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Federal judge blocks California law to force disclosure of Trump's tax returns

John Myers, Los Angeles Times on

Published in Political News

SACRAMENTO, Calif. -- A federal judge ordered a temporary injunction Thursday against California's first-in-the-nation law requiring candidates to disclose their tax returns for a spot on the presidential primary ballot, an early victory for President Donald Trump but a decision that will undoubtedly be appealed by state officials.

U.S. District Judge Morrison England Jr. said he would issue a final ruling in the coming days but took the unusual step of issuing the tentative order from the bench. He said there would be "irreparable harm without temporary relief" for Trump and other candidates from the law signed by Gov. Gavin Newsom in July.

Morrison spent much of the court proceeding on the question of whether a longstanding federal financial disclosure law preempts any additional rules that a state could impose.

The federal law, known as the Ethics In Government Act, or EIGA, was originally passed in 1978 and applies to a range of top federal officials. Trump has filed the annual report, most recently in May, which provides an overview of his finances.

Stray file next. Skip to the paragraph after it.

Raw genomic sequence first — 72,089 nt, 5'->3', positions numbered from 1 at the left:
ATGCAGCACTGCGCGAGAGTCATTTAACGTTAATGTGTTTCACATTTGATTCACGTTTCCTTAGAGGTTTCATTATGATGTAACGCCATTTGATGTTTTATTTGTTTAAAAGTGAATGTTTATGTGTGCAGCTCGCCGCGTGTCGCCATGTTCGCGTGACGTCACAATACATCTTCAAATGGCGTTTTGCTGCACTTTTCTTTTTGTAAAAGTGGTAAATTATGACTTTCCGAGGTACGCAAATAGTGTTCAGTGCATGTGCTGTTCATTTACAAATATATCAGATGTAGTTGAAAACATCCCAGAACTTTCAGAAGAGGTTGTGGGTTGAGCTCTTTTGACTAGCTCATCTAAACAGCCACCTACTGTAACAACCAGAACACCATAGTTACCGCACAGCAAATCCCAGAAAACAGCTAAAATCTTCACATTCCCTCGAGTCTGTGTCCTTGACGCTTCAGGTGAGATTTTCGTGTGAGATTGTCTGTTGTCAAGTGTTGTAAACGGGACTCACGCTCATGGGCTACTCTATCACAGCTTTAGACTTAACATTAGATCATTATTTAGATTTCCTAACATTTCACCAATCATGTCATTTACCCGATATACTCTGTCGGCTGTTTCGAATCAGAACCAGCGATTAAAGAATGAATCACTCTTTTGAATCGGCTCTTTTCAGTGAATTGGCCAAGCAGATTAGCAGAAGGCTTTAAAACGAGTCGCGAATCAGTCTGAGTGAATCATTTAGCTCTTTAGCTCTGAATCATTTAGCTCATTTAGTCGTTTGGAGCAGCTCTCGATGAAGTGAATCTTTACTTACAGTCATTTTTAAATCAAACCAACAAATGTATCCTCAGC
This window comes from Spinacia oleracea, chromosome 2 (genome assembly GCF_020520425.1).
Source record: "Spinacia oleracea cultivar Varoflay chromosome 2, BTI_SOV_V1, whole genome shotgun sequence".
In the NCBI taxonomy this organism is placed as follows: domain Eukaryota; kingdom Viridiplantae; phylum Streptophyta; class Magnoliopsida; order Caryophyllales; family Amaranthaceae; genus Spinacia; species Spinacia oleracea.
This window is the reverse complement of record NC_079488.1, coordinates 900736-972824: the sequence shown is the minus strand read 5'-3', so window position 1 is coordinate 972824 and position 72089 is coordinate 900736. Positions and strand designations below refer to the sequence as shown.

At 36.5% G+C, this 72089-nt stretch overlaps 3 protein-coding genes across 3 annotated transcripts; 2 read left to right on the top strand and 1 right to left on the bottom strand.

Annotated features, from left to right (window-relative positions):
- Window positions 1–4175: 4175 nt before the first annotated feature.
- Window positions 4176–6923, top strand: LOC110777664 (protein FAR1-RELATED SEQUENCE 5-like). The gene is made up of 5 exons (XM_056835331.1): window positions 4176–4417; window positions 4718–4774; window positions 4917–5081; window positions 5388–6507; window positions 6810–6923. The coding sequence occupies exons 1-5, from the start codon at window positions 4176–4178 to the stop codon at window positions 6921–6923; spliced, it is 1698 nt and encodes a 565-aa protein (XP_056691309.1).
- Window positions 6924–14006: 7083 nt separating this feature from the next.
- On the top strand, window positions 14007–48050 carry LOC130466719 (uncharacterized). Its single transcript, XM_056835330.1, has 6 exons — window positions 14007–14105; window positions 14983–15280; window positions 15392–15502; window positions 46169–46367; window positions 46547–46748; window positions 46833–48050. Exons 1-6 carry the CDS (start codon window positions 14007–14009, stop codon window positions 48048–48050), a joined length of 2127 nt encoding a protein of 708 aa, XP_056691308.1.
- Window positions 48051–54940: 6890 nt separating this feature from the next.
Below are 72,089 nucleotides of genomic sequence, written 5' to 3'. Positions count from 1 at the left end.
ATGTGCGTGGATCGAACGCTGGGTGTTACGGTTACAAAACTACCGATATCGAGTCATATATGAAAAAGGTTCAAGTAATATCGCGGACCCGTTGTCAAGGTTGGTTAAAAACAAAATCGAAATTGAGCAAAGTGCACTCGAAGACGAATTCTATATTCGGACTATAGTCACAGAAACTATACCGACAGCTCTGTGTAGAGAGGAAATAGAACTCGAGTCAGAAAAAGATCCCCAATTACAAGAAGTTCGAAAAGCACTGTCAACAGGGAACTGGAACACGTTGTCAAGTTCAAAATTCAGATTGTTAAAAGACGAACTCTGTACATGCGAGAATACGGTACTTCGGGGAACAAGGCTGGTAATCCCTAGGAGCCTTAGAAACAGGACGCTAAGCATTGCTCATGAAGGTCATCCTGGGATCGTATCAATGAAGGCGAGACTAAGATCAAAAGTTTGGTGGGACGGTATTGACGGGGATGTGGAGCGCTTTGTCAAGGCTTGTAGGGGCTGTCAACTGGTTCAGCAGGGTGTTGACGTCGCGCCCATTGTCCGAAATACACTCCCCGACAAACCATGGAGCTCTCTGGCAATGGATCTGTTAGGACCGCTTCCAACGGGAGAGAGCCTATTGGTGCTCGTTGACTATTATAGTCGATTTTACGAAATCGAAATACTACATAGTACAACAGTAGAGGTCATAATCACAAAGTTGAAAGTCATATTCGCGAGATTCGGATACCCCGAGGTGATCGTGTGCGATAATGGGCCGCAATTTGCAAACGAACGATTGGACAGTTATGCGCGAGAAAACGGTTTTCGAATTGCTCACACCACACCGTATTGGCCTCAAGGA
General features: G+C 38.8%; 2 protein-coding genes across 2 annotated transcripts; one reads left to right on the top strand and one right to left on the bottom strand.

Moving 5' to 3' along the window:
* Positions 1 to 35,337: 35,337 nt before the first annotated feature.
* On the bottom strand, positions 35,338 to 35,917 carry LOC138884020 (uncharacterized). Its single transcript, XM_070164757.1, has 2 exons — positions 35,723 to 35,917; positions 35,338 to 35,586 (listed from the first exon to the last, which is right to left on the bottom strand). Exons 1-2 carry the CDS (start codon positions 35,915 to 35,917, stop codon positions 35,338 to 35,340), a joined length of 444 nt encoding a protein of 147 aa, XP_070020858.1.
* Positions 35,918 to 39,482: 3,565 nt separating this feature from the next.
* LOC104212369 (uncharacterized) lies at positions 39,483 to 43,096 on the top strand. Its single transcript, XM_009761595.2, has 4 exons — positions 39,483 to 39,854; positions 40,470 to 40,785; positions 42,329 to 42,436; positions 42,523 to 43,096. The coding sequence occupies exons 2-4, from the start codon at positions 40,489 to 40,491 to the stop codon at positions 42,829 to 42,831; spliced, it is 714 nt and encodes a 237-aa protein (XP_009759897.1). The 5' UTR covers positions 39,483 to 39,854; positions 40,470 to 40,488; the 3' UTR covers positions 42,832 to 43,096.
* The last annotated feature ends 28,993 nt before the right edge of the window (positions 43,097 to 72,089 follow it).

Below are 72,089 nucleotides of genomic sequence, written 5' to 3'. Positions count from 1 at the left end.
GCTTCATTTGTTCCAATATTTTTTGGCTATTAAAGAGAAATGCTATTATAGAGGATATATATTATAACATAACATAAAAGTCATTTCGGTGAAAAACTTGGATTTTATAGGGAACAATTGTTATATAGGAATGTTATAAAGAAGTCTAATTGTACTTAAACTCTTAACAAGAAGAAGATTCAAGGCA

"Do we even need to get here if EIGA preempts (the new California law)?," England asked attorneys for the state. "Is that it?"

The hearing in a Sacramento courtroom consolidated arguments made in five separate lawsuits filed since enactment of the law.

 

Roque de la Fuente, who filed one of the lawsuits and was a minor party presidential candidate in 2016 after failing to win support in the Democratic Party, said he supports some limited, voluntary tax return disclosure.

"I don't think it should be mandated by the state," de la Fuente told reporters outside the courtroom.

Trump sued in August to block implementation of Senate Bill 27. His attorneys told the judge the California law would unfairly force the president to give up his right of privacy to keep his tax returns confidential in order to participate in the March 2 statewide primary.

California Deputy Attorney General Peter Chang told the court that states already have different primary election rules, and that SB 27 not only affects the chief executive of the nation, but also of California.

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